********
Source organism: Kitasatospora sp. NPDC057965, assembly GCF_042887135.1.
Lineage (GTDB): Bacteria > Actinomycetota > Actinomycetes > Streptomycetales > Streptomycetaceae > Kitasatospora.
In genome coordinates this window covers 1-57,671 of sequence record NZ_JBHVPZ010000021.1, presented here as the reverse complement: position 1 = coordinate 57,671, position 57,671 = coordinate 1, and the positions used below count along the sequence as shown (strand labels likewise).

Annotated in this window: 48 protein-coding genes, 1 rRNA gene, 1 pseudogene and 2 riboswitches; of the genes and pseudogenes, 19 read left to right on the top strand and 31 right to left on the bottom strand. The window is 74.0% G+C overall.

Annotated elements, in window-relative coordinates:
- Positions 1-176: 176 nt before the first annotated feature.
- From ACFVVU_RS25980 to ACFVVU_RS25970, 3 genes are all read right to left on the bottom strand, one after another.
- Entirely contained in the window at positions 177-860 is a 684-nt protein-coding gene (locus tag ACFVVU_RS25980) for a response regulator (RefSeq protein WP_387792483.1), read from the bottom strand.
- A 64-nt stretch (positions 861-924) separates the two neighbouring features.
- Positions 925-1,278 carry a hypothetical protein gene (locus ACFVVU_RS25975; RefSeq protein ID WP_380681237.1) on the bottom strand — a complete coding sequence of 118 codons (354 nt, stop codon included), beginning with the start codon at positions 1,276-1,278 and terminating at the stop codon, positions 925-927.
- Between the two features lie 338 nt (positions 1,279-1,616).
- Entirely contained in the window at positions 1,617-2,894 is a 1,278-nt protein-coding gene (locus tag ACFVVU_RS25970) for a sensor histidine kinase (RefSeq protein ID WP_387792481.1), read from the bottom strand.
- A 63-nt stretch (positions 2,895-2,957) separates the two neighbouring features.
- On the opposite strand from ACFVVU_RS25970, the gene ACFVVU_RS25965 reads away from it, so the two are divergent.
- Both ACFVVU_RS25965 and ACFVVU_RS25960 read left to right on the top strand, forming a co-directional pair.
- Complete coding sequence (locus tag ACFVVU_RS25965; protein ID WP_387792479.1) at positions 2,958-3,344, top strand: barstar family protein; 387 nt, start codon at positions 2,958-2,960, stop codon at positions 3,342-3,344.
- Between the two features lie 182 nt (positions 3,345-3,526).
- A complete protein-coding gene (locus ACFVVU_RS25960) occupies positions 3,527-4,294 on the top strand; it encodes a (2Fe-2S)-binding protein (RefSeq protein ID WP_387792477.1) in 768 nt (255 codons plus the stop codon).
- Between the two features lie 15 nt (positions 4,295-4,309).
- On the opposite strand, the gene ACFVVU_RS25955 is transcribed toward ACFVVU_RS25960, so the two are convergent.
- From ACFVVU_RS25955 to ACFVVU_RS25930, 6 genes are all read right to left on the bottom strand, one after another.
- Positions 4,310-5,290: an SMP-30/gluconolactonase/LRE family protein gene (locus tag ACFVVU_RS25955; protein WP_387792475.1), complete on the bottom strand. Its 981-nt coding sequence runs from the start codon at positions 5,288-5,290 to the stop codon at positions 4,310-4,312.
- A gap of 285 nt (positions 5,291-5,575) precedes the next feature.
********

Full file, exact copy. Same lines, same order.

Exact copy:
Source organism: Kitasatospora sp. NPDC057965, assembly GCF_042887135.1.
Lineage (GTDB): Bacteria > Actinomycetota > Actinomycetes > Streptomycetales > Streptomycetaceae > Kitasatospora.
In genome coordinates this window covers 1-57,671 of sequence record NZ_JBHVPZ010000021.1, presented here as the reverse complement: position 1 = coordinate 57,671, position 57,671 = coordinate 1, and the positions used below count along the sequence as shown (strand labels likewise).

Annotated in this window: 48 protein-coding genes, 1 rRNA gene, 1 pseudogene and 2 riboswitches; of the genes and pseudogenes, 19 read left to right on the top strand and 31 right to left on the bottom strand. The window is 74.0% G+C overall.

Annotated elements, in window-relative coordinates:
- Positions 1-176: 176 nt before the first annotated feature.
- From ACFVVU_RS25980 to ACFVVU_RS25970, 3 genes are all read right to left on the bottom strand, one after another.
- Entirely contained in the window at positions 177-860 is a 684-nt protein-coding gene (locus tag ACFVVU_RS25980) for a response regulator (RefSeq protein WP_387792483.1), read from the bottom strand.
- A 64-nt stretch (positions 861-924) separates the two neighbouring features.
- Positions 925-1,278 carry a hypothetical protein gene (locus ACFVVU_RS25975; RefSeq protein ID WP_380681237.1) on the bottom strand — a complete coding sequence of 118 codons (354 nt, stop codon included), beginning with the start codon at positions 1,276-1,278 and terminating at the stop codon, positions 925-927.
- Between the two features lie 338 nt (positions 1,279-1,616).
- Entirely contained in the window at positions 1,617-2,894 is a 1,278-nt protein-coding gene (locus tag ACFVVU_RS25970) for a sensor histidine kinase (RefSeq protein ID WP_387792481.1), read from the bottom strand.
- A 63-nt stretch (positions 2,895-2,957) separates the two neighbouring features.
- On the opposite strand from ACFVVU_RS25970, the gene ACFVVU_RS25965 reads away from it, so the two are divergent.
- Both ACFVVU_RS25965 and ACFVVU_RS25960 read left to right on the top strand, forming a co-directional pair.
- Complete coding sequence (locus tag ACFVVU_RS25965; protein ID WP_387792479.1) at positions 2,958-3,344, top strand: barstar family protein; 387 nt, start codon at positions 2,958-2,960, stop codon at positions 3,342-3,344.
- Between the two features lie 182 nt (positions 3,345-3,526).
- A complete protein-coding gene (locus ACFVVU_RS25960) occupies positions 3,527-4,294 on the top strand; it encodes a (2Fe-2S)-binding protein (RefSeq protein ID WP_387792477.1) in 768 nt (255 codons plus the stop codon).
- Between the two features lie 15 nt (positions 4,295-4,309).
- On the opposite strand, the gene ACFVVU_RS25955 is transcribed toward ACFVVU_RS25960, so the two are convergent.
- From ACFVVU_RS25955 to ACFVVU_RS25930, 6 genes are all read right to left on the bottom strand, one after another.
- Positions 4,310-5,290: an SMP-30/gluconolactonase/LRE family protein gene (locus tag ACFVVU_RS25955; protein WP_387792475.1), complete on the bottom strand. Its 981-nt coding sequence runs from the start codon at positions 5,288-5,290 to the stop codon at positions 4,310-4,312.
- A gap of 285 nt (positions 5,291-5,575) precedes the next feature.